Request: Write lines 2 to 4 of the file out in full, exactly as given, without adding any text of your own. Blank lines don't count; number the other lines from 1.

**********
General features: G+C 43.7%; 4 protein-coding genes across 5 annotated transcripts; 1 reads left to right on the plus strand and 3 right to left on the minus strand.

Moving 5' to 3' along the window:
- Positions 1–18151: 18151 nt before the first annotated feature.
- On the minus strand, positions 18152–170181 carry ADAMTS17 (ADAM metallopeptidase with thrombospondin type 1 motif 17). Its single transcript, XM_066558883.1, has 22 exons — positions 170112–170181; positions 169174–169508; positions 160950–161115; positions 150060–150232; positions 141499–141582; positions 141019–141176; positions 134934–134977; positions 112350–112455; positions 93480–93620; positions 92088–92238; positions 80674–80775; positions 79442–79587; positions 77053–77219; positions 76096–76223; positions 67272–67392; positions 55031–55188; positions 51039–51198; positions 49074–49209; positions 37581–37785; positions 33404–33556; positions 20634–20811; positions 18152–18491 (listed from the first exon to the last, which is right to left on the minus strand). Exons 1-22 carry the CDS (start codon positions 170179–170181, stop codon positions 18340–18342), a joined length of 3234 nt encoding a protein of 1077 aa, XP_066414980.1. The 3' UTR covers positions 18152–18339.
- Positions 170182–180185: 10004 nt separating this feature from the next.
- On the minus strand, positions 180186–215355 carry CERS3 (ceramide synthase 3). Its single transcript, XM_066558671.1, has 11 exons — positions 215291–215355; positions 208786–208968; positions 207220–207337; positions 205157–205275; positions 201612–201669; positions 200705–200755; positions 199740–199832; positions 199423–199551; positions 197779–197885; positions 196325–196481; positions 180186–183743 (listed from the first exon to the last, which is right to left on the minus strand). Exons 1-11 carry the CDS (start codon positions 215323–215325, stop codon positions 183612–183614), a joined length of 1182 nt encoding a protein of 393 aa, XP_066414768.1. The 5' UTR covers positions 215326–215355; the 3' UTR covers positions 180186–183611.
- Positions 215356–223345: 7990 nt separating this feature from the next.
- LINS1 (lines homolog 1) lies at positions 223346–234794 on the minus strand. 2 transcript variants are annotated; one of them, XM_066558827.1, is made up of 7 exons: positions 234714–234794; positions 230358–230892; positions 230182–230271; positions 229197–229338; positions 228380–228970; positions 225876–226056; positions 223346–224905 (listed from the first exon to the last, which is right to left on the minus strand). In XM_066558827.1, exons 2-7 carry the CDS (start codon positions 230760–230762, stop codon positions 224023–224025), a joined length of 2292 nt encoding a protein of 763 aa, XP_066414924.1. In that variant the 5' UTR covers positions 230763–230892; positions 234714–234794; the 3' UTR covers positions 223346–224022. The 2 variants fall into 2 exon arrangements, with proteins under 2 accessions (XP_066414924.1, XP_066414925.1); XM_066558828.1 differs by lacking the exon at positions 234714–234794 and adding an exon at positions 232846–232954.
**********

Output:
Moving 5' to 3' along the window:
- Positions 1–18151: 18151 nt before the first annotated feature.
- On the minus strand, positions 18152–170181 carry ADAMTS17 (ADAM metallopeptidase with thrombospondin type 1 motif 17). Its single transcript, XM_066558883.1, has 22 exons — positions 170112–170181; positions 169174–169508; positions 160950–161115; positions 150060–150232; positions 141499–141582; positions 141019–141176; positions 134934–134977; positions 112350–112455; positions 93480–93620; positions 92088–92238; positions 80674–80775; positions 79442–79587; positions 77053–77219; positions 76096–76223; positions 67272–67392; positions 55031–55188; positions 51039–51198; positions 49074–49209; positions 37581–37785; positions 33404–33556; positions 20634–20811; positions 18152–18491 (listed from the first exon to the last, which is right to left on the minus strand). Exons 1-22 carry the CDS (start codon positions 170179–170181, stop codon positions 18340–18342), a joined length of 3234 nt encoding a protein of 1077 aa, XP_066414980.1. The 3' UTR covers positions 18152–18339.